Purchase this article with an account.
Ashli F. Milling, Paul C. Knox; Perception And Oculomotor Actions: No Evidence Of A Dissociation With The Titchner Circles Illusion. Invest. Ophthalmol. Vis. Sci. 2011;52(14):4695. doi: https://doi.org/.
Download citation file:
© ARVO (1962-2015); The Authors (2016-present)
Debate continues as to whether perception/action dissociations can be demonstrated in healthy individuals using visual illusions. With the Muller-Lyer and Kanizsa compression illusions, oculomotor actions (saccades) are affected in the same way and to the same extent as perception. A recent metanalysis of published Muller-Lyer studies (Bruno et al, Vis. Res. 50:2671) suggested that once saccade-specific factors were taken into account, no dissociation between perception and saccades was present. Perhaps a different illusion might induce misperceptions while not affecting saccades.
Ten subjects were exposed to the Titchener circles illusion (targets placed on the horizontal meridian of a single circle, CON, are perceived as being closer than those placed with the same separation on two separate circles, EXP). Iin runs of interleaved trials, after a randomised fixation time leftward and rightward contracting and expanding stimuli of two amplitudes (separations: 2° and 4°) and 4° control stimuli (two point targets) were presented. One target was always presented at fixation and stimulus display time was 200ms. In the perceptual experiment subjects verbally reported the distance from fixation to the eccentric target relative to standard line (length "100") presented after the stimulus disappeared. In the saccade experiment, eye movements (saccades from fixation to the eccentric target) were recorded using infra-red oculography. Latency and amplitude were measured offline.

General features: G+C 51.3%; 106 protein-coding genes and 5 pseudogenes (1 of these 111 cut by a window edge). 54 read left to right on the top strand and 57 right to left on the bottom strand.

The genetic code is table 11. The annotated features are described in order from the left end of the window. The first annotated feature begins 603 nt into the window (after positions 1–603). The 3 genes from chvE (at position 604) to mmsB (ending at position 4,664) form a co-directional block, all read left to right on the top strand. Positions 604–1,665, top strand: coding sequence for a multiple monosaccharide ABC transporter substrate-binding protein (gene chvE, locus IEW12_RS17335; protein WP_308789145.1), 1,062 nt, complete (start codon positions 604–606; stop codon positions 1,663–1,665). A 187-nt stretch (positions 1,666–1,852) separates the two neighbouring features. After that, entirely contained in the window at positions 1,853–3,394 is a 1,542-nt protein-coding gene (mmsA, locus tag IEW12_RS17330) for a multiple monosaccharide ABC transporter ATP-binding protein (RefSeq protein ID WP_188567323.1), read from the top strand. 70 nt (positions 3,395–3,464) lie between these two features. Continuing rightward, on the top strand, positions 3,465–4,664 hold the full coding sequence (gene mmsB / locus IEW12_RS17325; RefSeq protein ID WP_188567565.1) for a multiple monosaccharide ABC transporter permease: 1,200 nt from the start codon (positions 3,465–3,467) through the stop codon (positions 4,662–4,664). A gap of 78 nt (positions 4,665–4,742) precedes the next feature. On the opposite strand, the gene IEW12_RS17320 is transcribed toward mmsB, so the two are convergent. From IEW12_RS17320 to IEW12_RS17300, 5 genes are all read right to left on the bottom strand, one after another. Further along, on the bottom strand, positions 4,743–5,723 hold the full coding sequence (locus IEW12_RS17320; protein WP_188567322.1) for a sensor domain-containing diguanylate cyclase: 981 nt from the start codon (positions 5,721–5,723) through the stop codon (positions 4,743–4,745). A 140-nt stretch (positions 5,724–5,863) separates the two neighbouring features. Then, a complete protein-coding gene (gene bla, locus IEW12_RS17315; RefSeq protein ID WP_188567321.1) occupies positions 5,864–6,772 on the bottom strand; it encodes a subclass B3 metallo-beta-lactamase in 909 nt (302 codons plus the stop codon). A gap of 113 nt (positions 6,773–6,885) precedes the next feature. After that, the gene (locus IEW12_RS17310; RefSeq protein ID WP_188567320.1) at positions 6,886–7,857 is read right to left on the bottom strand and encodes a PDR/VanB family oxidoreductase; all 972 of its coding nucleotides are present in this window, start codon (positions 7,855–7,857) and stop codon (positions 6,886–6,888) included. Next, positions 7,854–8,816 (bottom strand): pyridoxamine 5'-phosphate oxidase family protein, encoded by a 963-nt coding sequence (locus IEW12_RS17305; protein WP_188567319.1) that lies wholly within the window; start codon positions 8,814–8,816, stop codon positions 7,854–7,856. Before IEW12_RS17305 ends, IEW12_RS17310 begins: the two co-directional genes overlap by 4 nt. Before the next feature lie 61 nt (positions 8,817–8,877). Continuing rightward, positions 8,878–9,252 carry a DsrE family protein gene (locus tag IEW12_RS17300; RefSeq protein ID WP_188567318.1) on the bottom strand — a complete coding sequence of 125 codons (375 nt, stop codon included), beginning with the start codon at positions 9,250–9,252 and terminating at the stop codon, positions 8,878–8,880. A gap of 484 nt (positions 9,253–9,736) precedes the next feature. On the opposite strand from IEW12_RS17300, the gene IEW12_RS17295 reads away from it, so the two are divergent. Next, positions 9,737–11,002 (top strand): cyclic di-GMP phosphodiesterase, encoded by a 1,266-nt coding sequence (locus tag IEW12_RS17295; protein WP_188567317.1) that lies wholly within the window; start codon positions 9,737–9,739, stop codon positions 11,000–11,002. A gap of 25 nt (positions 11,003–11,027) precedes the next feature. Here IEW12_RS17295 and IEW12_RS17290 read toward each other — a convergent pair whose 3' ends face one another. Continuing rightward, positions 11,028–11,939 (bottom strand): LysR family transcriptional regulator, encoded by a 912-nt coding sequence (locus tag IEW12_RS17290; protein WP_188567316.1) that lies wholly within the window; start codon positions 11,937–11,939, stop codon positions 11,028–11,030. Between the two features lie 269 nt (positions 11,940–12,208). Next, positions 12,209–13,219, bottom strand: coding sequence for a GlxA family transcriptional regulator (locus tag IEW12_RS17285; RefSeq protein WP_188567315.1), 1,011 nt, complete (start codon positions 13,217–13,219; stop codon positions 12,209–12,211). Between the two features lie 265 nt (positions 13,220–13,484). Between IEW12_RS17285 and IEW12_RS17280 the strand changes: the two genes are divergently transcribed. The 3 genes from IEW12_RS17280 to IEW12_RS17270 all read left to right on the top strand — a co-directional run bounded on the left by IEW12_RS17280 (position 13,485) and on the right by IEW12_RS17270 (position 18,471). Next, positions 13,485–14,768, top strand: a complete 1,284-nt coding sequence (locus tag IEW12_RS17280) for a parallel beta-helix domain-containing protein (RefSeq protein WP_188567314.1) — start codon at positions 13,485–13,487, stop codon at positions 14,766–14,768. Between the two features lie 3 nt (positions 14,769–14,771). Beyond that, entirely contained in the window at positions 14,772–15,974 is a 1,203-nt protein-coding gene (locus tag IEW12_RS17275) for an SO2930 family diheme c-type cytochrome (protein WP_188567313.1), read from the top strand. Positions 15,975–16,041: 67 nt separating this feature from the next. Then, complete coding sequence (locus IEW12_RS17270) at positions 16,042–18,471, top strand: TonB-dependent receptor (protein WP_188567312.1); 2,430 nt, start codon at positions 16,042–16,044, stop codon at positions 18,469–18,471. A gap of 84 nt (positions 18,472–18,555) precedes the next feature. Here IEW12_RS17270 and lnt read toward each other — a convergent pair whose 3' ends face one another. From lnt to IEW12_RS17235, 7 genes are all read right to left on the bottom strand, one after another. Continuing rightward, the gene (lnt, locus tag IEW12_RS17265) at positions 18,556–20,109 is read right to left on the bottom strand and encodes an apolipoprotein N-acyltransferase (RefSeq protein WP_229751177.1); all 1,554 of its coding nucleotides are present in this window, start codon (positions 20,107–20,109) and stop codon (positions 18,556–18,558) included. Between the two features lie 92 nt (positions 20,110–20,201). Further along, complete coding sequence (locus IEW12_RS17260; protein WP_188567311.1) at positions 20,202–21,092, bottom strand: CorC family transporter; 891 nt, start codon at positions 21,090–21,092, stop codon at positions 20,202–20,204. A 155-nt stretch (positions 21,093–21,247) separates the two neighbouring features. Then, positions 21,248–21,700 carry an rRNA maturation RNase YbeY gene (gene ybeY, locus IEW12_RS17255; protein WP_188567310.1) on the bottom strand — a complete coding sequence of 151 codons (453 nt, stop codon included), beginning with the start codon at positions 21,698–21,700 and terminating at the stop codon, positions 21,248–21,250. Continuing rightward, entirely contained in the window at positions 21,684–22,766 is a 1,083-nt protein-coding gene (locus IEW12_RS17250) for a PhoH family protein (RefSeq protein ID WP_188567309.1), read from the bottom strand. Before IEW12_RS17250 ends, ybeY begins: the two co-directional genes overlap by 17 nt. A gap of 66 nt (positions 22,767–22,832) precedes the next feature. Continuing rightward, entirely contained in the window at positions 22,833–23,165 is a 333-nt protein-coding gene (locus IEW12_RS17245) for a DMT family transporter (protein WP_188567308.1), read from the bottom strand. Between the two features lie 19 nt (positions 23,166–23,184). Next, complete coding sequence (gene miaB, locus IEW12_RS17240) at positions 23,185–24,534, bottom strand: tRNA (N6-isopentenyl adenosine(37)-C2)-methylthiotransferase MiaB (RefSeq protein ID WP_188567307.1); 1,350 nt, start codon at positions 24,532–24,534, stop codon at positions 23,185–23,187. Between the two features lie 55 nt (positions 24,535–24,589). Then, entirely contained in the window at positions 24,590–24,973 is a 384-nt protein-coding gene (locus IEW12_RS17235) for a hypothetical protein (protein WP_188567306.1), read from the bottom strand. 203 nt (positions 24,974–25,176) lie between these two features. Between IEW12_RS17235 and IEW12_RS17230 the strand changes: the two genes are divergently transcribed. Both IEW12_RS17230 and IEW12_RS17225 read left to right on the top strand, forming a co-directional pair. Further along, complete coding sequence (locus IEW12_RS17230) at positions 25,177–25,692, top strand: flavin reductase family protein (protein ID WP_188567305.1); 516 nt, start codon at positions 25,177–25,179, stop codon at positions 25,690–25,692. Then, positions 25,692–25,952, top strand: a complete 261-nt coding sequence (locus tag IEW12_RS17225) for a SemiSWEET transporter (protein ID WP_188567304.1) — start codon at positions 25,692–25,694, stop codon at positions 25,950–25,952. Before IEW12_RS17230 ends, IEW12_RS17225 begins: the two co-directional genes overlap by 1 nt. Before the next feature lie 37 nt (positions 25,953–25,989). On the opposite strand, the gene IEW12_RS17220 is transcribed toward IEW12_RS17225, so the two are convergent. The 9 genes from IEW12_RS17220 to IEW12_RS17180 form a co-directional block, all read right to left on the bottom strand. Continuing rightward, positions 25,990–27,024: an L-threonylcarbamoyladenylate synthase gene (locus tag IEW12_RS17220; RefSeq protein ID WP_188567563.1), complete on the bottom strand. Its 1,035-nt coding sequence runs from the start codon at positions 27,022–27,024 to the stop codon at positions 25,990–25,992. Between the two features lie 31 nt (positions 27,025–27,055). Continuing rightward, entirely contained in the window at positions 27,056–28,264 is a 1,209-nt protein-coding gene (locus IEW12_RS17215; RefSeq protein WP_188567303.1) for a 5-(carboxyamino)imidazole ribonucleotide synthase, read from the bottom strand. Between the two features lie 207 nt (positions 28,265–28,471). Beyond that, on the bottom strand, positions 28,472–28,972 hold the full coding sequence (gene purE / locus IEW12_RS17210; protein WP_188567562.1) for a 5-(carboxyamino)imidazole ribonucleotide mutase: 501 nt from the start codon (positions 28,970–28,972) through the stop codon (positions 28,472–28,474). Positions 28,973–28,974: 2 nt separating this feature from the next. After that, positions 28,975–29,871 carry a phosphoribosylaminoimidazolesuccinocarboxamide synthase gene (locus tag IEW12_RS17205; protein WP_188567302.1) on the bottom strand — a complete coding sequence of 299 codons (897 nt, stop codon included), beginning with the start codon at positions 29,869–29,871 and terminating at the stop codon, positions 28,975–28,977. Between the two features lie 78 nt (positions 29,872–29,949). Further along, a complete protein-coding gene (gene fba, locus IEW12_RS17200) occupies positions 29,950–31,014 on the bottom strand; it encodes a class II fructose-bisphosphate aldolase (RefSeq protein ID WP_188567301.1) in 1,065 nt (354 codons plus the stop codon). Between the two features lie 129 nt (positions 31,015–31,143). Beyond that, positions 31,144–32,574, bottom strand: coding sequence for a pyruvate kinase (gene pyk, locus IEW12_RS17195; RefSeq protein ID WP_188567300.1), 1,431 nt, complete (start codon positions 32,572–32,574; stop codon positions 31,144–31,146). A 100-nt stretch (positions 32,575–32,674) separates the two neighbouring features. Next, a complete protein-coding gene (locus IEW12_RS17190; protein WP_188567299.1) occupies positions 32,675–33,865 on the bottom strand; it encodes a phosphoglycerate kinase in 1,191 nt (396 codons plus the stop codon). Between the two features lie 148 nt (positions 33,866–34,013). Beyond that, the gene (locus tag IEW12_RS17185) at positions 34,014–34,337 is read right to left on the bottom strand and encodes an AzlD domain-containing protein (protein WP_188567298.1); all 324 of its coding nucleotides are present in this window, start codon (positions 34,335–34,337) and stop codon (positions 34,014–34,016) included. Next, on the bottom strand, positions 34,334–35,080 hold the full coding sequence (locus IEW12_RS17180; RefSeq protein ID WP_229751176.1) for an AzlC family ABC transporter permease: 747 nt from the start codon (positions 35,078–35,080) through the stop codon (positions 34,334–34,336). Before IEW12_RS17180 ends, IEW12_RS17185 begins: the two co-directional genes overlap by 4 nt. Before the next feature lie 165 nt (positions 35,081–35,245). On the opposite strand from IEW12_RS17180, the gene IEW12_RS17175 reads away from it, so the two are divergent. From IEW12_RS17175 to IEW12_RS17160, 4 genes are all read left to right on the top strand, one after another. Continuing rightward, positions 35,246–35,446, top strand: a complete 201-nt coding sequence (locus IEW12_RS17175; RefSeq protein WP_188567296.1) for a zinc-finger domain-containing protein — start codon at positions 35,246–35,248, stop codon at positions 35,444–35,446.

We observed the expected illusion effect on perception (F1,10=50; p<0.001) and in the saccade experiment a statistically similar result (F1,10=21; p=0.001). The amplitude of the illusion effect size on saccades at 4° was slightly reduced compared to perception, but not statistically different (Sac: 7±6% vs Percept:12±8%; paired t test = 1.1, p=0.14).
These data suggest that, as with other illusions we have tested, the Titchener circles illusion modulates both perception and saccade amplitude, providing little evidence of a perception/action dissociation.
This PDF is available to Subscribers Only